Category

Intellectual Property

Battle Over Michigan State Highway M-22 Trademark

By Intellectual Property

Brothers Matt and Keegan Myers are kiteboarding royalty. (Kiteboarding is a sport in which a person’s feet are strapped to a small surfboard and is propelled by a kite to which the person is harnessed.)  They traveled the world in search of the perfect winds and waves. They realized that the ideal conditions had been right in front of them all along in Michigan, their homestate. Together, they started a kiteboarding company called Broneah, Inc. Later, in 2003, the brothers started printing T-shirts and bumper stickers with the logo of Michigan’s scenic State Highway M-22 for local surfers and kiteboarders. In 2006, the brothers were featured on the cover of the local Traverse Magazine in which Keegan wore a T-shirt with the M-22 logo. Immediately, there was a high demand for M-22 T-shirts and in November 2007, the brothers opened the M-22 Inc store in Traverse City, Michigan. The brothers trademarked the words “M 22” in 2008 and the M-22 state highway logo in 2011.

To the brothers, M-22 symbolizes an outdoorsy, active way of life that is exemplified in the northern shore of Lake Michigan. They have been aggressively protecting their trademark by sending cease an desist letters to businesses using the M-22 logo. Later, they started asserting the right to images of other Michigan state highways. They and their lawyers argue that the concept of using Michigan’s highway logo (small, black, stylized letter “M” above a large, black number “22”, within a white diamond, on a black square background) on clothing, sporting goods, and novelty items was exclusively theirs.

Other local businesses, like Carolyn Sutherland, owner of Good Hart General Store, disagree. Good Hart General Store is a souvenir shop that sits on M-119 and has been selling items bearing the M-119 logo for decades. This past March, Sutherland appealed to her state representative and put together a 140 page document for him to present to the attorney general. In May, Michigan’s Attorney General Bill Schuette sided with Sutherland and stated, “one person or company cannot claim to have produced all of the goodwill associated with the particular highway-route marker design that represents the region.” However, the brothers are planning on defending their trademark, arguing that trademarks are a matter of federal law, so the attorney general’s opinion is of little significance.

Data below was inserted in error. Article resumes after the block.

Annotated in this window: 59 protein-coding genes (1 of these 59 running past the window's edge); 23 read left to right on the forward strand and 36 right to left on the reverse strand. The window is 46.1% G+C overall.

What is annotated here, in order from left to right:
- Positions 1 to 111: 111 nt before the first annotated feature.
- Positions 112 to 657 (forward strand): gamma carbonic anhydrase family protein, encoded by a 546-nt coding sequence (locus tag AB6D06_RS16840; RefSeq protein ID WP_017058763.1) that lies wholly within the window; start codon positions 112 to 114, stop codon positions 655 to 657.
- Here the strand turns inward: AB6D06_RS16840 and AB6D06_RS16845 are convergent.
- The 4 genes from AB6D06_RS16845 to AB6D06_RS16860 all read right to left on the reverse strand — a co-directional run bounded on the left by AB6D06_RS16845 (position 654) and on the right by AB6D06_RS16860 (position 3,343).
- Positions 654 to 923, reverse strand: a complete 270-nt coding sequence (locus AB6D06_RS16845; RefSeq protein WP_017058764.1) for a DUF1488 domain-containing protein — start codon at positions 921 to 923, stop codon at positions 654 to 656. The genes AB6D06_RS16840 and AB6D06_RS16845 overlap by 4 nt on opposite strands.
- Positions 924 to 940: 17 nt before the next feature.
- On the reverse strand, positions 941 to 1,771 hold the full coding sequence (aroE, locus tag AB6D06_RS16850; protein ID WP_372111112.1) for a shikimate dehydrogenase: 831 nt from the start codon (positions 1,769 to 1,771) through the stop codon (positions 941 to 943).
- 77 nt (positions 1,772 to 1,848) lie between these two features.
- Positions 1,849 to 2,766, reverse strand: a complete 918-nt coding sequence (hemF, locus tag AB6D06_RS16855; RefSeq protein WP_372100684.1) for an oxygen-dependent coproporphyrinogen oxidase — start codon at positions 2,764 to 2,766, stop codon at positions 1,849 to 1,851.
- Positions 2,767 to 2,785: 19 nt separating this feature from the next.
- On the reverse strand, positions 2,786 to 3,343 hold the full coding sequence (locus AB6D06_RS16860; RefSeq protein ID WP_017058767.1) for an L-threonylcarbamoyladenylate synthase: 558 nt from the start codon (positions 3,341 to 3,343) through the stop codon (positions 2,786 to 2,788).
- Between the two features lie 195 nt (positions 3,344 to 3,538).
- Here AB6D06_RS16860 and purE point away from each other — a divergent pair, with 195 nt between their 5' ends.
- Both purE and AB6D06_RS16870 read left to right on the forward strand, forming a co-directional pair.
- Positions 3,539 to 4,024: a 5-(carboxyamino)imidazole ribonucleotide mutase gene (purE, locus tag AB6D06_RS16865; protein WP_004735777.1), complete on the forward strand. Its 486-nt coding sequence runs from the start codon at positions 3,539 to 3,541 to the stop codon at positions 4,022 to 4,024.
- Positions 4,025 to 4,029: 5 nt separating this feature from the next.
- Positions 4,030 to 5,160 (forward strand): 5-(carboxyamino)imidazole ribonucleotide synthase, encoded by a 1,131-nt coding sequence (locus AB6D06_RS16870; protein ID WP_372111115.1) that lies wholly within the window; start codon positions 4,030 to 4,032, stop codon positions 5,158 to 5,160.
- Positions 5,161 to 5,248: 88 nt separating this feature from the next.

Sources: WSJAmerican Public Media

Homeland Security Seizes Nearly 800 Counterfeit Sports Team Hats and Jerseys

By Customs IP Enforcement, Intellectual Property, International Business

Photo by ICE

U.S. Immigration and Customs Enforcement’s (ICE) Homeland Security Investigations (HSI) seized 795 counterfeit items in New Orleans Tuesday with a manufacturer’s suggested retail price (MSRP) of $29,630. The seized items include counterfeit National Football League jerseys, hats bearing the logos of National Football League, Major League Baseball, National Basketball Association and National Hockey League teams, and several counterfeit designer bags.

Last year HSI New Orleans led the nation in counterfeit NFL seizures with more than 7,100 items at an MSRP of more than $1 million. As the host city of the upcoming Super Bowl, Raymond R. Parmer Jr., special agent in charge of HSI New Orleans, said HSI special agents are particularly focused on the identification and seizure of counterfeit sports memorabilia ahead of the game.

“The bottom line is counterfeit goods steal revenue from legitimate businesses and shortchange buyers who think they’re getting the real deal,” said Parmer. “Criminals should take note that we are actively looking for contraband on a daily basis and counterfeit goods will be seized and violators prosecuted to the fullest extent of the law.”

During a routine operation HSI learned the counterfeit goods seized Tuesday were being shipped from an overseas location into New Orleans. HSI then intercepted the shipment and seized the contraband items. Although there were no arrests, the HSI investigation is ongoing.